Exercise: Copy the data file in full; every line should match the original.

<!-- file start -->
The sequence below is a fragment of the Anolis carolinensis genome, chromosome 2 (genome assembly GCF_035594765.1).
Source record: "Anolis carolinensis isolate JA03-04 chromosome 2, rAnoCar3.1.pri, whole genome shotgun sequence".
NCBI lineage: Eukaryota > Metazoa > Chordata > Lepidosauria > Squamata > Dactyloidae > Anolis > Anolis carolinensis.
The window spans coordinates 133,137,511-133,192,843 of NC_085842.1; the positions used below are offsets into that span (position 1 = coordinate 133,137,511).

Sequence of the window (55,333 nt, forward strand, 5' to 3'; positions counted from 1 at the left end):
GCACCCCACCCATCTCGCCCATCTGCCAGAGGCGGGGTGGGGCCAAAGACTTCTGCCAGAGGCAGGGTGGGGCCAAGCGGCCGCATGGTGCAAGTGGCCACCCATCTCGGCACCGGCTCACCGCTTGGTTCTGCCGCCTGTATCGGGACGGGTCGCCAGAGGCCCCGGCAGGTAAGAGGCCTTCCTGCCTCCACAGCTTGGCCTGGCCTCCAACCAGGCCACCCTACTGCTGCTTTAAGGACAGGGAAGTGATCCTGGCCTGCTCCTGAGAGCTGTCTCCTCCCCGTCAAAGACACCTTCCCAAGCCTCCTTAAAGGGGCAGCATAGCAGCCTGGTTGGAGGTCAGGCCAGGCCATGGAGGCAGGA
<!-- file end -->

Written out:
The sequence below is a fragment of the Anolis carolinensis genome, chromosome 2 (genome assembly GCF_035594765.1).
Source record: "Anolis carolinensis isolate JA03-04 chromosome 2, rAnoCar3.1.pri, whole genome shotgun sequence".
NCBI lineage: Eukaryota > Metazoa > Chordata > Lepidosauria > Squamata > Dactyloidae > Anolis > Anolis carolinensis.
The window spans coordinates 133,137,511-133,192,843 of NC_085842.1; the positions used below are offsets into that span (position 1 = coordinate 133,137,511).

Sequence of the window (55,333 nt, forward strand, 5' to 3'; positions counted from 1 at the left end):
GCACCCCACCCATCTCGCCCATCTGCCAGAGGCGGGGTGGGGCCAAAGACTTCTGCCAGAGGCAGGGTGGGGCCAAGCGGCCGCATGGTGCAAGTGGCCACCCATCTCGGCACCGGCTCACCGCTTGGTTCTGCCGCCTGTATCGGGACGGGTCGCCAGAGGCCCCGGCAGGTAAGAGGCCTTCCTGCCTCCACAGCTTGGCCTGGCCTCCAACCAGGCCACCCTACTGCTGCTTTAAGGACAGGGAAGTGATCCTGGCCTGCTCCTGAGAGCTGTCTCCTCCCCGTCAAAGACACCTTCCCAAGCCTCCTTAAAGGGGCAGCATAGCAGCCTGGTTGGAGGTCAGGCCAGGCCATGGAGGCAGGA